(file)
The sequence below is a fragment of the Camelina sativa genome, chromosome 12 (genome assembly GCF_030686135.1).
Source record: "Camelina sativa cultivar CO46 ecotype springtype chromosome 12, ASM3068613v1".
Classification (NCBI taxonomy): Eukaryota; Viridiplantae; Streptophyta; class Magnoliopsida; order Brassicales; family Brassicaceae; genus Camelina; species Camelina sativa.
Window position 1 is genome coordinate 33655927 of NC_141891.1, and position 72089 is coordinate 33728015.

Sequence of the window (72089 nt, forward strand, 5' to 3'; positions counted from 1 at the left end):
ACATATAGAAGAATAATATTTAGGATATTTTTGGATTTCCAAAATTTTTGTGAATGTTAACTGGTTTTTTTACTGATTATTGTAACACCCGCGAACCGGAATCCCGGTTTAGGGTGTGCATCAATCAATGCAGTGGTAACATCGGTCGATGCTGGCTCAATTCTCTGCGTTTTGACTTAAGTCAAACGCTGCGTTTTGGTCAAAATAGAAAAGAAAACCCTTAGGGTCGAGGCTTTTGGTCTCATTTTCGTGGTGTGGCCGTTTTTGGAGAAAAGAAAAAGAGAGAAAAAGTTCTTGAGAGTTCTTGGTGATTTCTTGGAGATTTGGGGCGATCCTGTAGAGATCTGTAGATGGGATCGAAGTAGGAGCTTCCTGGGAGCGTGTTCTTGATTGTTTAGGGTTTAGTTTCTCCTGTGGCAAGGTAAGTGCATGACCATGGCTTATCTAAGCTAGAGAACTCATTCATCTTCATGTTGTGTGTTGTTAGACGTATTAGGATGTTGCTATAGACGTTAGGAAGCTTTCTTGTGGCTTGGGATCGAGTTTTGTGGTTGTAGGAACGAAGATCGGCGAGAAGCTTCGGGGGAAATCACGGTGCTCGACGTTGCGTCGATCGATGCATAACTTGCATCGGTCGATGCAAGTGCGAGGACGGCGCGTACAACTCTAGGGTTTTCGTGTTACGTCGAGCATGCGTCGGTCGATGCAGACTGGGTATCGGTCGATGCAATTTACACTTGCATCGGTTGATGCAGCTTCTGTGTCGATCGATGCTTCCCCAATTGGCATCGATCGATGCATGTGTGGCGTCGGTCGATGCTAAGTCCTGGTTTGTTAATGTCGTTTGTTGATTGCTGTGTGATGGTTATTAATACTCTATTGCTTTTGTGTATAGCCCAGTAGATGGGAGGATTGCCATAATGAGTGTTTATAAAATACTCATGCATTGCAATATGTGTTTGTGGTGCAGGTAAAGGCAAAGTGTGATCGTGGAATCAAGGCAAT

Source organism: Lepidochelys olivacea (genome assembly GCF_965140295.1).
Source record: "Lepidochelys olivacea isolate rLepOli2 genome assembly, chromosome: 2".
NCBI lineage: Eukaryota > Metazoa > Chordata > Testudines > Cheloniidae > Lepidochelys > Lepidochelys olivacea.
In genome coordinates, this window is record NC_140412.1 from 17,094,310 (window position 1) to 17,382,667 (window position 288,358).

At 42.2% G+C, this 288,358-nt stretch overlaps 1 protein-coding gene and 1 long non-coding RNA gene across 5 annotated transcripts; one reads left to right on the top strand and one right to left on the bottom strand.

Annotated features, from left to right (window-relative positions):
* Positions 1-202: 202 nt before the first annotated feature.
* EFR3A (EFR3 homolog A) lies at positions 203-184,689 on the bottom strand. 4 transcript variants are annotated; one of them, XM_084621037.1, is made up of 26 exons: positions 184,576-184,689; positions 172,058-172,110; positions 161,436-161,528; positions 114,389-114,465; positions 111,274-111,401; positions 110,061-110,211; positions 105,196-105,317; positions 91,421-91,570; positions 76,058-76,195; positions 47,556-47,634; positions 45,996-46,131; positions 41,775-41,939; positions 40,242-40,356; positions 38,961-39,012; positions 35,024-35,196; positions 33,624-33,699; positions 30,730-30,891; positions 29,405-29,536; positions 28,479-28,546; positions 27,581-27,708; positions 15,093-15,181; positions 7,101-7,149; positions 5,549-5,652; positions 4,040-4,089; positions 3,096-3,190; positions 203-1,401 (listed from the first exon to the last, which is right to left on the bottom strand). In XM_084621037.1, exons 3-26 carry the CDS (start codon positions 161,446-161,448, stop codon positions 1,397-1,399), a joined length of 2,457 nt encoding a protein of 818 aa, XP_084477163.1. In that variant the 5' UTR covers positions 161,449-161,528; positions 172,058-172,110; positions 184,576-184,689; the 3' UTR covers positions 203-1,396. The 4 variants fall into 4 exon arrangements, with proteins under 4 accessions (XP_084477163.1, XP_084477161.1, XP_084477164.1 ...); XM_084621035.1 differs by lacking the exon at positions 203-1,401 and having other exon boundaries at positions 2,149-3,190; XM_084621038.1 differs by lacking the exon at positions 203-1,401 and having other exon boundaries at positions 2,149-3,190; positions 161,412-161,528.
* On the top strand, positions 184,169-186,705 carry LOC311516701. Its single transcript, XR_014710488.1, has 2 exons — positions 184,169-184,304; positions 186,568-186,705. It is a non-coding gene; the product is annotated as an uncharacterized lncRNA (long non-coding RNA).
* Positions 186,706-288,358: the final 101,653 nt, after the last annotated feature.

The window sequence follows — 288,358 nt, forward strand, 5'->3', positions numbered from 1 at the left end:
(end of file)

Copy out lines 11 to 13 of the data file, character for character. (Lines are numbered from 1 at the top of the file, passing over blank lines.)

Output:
At 42.2% G+C, this 288,358-nt stretch overlaps 1 protein-coding gene and 1 long non-coding RNA gene across 5 annotated transcripts; one reads left to right on the top strand and one right to left on the bottom strand.

Annotated features, from left to right (window-relative positions):
* Positions 1-202: 202 nt before the first annotated feature.